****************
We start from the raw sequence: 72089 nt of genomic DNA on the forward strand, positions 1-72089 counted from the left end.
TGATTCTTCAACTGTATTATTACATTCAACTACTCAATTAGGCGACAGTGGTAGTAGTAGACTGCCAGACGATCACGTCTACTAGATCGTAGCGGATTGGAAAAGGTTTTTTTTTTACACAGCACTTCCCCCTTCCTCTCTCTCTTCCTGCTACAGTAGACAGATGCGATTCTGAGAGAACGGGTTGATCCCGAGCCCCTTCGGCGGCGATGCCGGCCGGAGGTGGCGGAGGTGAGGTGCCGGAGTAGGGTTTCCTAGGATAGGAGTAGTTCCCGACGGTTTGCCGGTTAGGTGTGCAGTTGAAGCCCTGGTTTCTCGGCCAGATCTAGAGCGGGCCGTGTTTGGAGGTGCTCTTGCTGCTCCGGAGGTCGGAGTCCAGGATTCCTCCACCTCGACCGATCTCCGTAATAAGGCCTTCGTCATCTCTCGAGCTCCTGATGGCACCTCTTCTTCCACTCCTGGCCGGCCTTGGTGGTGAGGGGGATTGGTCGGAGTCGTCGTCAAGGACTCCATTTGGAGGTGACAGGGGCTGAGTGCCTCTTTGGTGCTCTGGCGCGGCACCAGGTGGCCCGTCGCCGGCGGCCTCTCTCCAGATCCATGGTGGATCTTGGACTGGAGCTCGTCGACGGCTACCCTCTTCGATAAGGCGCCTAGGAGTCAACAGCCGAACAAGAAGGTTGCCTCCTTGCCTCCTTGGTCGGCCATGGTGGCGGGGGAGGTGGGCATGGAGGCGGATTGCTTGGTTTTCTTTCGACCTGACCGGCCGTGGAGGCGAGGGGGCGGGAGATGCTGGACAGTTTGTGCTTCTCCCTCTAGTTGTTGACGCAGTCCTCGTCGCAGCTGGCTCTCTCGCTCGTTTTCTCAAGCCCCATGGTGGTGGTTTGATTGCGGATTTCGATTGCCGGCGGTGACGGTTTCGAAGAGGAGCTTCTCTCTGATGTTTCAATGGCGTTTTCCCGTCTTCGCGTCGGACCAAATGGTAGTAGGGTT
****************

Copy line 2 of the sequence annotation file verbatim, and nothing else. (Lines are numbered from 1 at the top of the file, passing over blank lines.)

TGATTCTTCAACTGTATTATTACATTCAACTACTCAATTAGGCGACAGTGGTAGTAGTAGACTGCCAGACGATCACGTCTACTAGATCGTAGCGGATTGGAAAAGGTTTTTTTTTTACACAGCACTTCCCCCTTCCTCTCTCTCTTCCTGCTACAGTAGACAGATGCGATTCTGAGAGAACGGGTTGATCCCGAGCCCCTTCGGCGGCGATGCCGGCCGGAGGTGGCGGAGGTGAGGTGCCGGAGTAGGGTTTCCTAGGATAGGAGTAGTTCCCGACGGTTTGCCGGTTAGGTGTGCAGTTGAAGCCCTGGTTTCTCGGCCAGATCTAGAGCGGGCCGTGTTTGGAGGTGCTCTTGCTGCTCCGGAGGTCGGAGTCCAGGATTCCTCCACCTCGACCGATCTCCGTAATAAGGCCTTCGTCATCTCTCGAGCTCCTGATGGCACCTCTTCTTCCACTCCTGGCCGGCCTTGGTGGTGAGGGGGATTGGTCGGAGTCGTCGTCAAGGACTCCATTTGGAGGTGACAGGGGCTGAGTGCCTCTTTGGTGCTCTGGCGCGGCACCAGGTGGCCCGTCGCCGGCGGCCTCTCTCCAGATCCATGGTGGATCTTGGACTGGAGCTCGTCGACGGCTACCCTCTTCGATAAGGCGCCTAGGAGTCAACAGCCGAACAAGAAGGTTGCCTCCTTGCCTCCTTGGTCGGCCATGGTGGCGGGGGAGGTGGGCATGGAGGCGGATTGCTTGGTTTTCTTTCGACCTGACCGGCCGTGGAGGCGAGGGGGCGGGAGATGCTGGACAGTTTGTGCTTCTCCCTCTAGTTGTTGACGCAGTCCTCGTCGCAGCTGGCTCTCTCGCTCGTTTTCTCAAGCCCCATGGTGGTGGTTTGATTGCGGATTTCGATTGCCGGCGGTGACGGTTTCGAAGAGGAGCTTCTCTCTGATGTTTCAATGGCGTTTTCCCGTCTTCGCGTCGGACCAAATGGTAGTAGGGTT